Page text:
Time Out says
Buried family traumas lie at the heavy hearts of many recent American dramas, films like Rachel Getting Married, Ballast, even The Wrestler. Japan, it must be said, has long made this subgenre a specialty. The great Yasujiro Ozu drew us intimately into generational separation—even down to the ground with his low camera positions—in masterpieces like Tokyo Story. Akira Kurosawa, better known for his samurai epics, explored regret in the devastating Ikiru, while Kenji Mizoguchi still deserves wider acclaim as the grief expert behind The Life of Oharu and Sansho the Bailiff.
Still Walking, from 47-year-old writer-director Hirozaku Kore-eda, almost certainly belongs to these ranks—we are in the presence of a new classic. Strong words, indeed, and merited: To submit to the quiet tensions of the modern-day Yokoyama clan, an extended family haunted by the memory of a departed son, is to experience moviemaking of a rare emotional subtlety. These characters do not weep for Junpei on the 12th anniversary of his death. Grown-up brother Ryota (Abe), an art restorer, brings home his new bride and feelings of inadequacy; his ten-year-old stepchild wanders the family house. Sister Chinami (the monomonikered You, of Kore-eda’s Nobody Knows) happily shreds radishes in the kitchen.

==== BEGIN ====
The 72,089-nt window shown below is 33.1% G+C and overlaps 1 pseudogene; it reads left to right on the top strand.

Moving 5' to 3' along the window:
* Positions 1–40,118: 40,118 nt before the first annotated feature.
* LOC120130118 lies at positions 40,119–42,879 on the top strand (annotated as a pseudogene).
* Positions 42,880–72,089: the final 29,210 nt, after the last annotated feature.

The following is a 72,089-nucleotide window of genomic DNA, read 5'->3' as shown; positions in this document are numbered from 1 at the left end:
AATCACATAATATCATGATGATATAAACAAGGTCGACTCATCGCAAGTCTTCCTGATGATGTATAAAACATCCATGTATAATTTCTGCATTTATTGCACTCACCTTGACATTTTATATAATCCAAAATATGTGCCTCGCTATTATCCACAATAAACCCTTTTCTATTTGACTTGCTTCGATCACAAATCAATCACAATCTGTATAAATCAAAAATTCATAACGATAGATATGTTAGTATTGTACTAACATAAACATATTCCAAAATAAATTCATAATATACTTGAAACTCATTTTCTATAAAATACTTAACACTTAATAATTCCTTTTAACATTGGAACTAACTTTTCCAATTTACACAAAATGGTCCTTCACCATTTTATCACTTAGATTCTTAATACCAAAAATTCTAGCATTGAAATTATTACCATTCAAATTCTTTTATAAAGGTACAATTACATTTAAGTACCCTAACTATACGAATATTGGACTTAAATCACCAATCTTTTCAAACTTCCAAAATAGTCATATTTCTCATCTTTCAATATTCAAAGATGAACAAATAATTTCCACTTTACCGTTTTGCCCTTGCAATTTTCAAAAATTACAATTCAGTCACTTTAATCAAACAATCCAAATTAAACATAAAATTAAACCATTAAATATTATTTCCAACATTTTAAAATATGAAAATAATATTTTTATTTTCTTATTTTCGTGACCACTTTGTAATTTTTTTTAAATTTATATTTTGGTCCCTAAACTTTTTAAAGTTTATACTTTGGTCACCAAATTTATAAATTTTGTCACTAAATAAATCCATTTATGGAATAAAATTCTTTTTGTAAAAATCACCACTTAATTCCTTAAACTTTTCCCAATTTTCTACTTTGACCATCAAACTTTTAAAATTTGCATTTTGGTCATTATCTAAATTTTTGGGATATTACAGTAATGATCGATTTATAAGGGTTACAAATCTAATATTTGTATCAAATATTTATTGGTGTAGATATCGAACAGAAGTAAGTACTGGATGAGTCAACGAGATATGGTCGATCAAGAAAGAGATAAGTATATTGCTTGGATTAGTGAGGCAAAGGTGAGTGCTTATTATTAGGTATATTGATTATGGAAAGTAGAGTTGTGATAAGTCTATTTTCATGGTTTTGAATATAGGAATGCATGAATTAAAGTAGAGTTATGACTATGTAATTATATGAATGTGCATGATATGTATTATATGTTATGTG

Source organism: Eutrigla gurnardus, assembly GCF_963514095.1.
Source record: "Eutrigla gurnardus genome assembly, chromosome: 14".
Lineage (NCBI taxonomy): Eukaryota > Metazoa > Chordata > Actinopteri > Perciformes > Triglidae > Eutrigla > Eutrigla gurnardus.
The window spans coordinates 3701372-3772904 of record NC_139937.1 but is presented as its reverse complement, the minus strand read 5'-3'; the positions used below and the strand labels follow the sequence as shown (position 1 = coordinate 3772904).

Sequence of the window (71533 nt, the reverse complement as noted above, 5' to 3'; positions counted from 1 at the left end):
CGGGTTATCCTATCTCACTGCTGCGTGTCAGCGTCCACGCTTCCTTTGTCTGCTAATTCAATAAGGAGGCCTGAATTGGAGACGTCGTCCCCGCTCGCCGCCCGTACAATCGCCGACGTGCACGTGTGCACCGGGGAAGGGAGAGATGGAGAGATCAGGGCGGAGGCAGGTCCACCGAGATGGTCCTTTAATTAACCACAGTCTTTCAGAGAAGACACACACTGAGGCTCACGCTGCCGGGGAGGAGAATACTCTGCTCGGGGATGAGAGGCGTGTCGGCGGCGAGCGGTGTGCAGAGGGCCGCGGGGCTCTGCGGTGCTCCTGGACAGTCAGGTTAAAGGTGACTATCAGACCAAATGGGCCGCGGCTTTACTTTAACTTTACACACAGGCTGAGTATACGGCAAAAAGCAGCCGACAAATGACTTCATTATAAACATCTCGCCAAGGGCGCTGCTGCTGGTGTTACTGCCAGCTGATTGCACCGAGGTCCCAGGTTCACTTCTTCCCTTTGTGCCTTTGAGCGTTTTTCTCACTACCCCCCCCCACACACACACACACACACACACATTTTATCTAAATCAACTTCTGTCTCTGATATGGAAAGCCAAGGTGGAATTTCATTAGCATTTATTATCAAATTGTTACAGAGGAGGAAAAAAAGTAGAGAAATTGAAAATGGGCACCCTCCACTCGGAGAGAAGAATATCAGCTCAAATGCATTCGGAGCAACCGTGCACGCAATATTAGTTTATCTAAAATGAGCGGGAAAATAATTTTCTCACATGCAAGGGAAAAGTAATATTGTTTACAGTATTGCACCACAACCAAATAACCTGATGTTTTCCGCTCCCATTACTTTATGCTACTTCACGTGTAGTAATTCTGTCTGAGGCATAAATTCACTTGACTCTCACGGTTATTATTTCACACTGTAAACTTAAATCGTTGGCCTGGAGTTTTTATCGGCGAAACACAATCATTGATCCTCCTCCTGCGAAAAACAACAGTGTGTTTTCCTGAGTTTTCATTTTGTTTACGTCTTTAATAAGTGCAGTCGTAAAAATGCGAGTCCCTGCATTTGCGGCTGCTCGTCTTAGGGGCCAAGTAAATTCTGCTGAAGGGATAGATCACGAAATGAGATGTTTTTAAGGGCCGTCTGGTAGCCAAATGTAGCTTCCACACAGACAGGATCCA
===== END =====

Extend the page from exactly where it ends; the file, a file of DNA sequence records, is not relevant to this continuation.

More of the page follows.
The title in the film’s original language captures the continuum better: Even If You Walk and Walk. Kore-eda limits his tale to a single 24-hour period, but we feel we know these people’s resiliency. Paying his respects, too, is the person Junpei saved from drowning, a sweaty mess of a man. There is still bitterness in the look he gets from the mother, Toshiko (Kiki, magnificent). Her son was better, and her soft sarcasm speaks volumes.—Joshua Rothkopf
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